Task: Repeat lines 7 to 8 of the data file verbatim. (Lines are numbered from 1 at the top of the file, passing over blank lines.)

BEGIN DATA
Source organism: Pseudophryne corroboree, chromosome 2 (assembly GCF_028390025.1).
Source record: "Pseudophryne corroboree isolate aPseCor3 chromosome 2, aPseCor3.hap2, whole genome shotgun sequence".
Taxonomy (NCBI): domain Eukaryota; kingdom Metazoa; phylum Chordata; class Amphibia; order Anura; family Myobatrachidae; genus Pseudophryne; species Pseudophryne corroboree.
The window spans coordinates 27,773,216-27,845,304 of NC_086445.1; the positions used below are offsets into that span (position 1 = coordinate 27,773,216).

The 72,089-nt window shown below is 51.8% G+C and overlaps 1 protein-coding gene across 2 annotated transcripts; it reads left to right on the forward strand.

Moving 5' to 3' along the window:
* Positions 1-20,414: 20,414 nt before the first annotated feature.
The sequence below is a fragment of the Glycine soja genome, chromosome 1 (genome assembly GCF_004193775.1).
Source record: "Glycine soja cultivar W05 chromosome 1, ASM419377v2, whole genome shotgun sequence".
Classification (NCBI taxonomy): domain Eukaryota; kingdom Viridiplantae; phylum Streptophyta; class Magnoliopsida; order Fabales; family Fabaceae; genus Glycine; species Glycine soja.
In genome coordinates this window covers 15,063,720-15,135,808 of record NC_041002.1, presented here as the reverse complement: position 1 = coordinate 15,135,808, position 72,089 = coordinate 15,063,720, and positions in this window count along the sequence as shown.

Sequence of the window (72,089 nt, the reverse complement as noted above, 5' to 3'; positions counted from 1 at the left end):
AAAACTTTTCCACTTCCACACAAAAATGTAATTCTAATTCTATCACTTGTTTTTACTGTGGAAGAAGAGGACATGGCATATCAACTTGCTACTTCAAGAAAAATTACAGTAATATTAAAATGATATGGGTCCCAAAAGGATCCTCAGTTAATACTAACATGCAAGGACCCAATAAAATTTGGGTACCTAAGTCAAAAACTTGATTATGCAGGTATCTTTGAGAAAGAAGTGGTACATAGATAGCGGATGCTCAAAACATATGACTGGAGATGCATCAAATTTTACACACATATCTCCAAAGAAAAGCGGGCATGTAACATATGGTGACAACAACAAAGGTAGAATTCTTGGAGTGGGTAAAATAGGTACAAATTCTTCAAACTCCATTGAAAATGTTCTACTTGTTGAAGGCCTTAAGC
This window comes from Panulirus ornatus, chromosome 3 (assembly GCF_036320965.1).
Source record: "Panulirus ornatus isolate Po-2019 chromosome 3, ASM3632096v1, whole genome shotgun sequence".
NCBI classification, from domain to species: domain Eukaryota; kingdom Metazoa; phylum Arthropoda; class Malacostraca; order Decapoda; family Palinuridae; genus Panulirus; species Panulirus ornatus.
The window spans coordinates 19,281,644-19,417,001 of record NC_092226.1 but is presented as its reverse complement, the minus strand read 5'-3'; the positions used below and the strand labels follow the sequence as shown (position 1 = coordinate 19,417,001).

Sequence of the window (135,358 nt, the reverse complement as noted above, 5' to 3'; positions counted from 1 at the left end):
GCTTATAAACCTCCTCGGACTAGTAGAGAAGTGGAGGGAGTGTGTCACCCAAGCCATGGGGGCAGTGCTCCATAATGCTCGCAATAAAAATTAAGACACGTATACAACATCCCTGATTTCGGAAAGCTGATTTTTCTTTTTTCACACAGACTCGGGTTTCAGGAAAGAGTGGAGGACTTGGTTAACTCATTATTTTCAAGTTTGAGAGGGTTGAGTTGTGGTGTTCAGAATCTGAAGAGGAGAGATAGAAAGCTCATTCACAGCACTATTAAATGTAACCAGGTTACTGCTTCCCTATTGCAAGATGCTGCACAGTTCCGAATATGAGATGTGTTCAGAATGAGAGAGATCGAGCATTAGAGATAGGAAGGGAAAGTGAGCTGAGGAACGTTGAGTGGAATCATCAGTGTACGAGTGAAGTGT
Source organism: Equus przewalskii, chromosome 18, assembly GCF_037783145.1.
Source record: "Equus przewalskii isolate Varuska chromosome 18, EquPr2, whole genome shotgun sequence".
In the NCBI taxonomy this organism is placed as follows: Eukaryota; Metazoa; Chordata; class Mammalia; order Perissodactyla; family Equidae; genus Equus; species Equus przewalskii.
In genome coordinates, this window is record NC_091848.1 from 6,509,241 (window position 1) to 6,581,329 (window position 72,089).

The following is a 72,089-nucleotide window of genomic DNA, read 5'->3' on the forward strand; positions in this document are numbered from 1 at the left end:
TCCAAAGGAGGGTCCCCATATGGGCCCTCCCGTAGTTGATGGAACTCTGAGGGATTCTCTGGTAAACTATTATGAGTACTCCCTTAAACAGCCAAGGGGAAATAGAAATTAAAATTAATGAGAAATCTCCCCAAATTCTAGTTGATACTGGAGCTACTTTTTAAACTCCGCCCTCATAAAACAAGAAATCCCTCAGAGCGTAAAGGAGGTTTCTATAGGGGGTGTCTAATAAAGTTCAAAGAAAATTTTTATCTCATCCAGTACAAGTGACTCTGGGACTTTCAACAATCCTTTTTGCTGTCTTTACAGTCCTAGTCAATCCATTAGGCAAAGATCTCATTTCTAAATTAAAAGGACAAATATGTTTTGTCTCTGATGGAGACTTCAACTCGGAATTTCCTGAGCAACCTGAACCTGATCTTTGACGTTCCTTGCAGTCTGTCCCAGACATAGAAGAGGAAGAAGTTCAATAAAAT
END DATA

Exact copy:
* Positions 1-20,414: 20,414 nt before the first annotated feature.
The sequence below is a fragment of the Glycine soja genome, chromosome 1 (genome assembly GCF_004193775.1).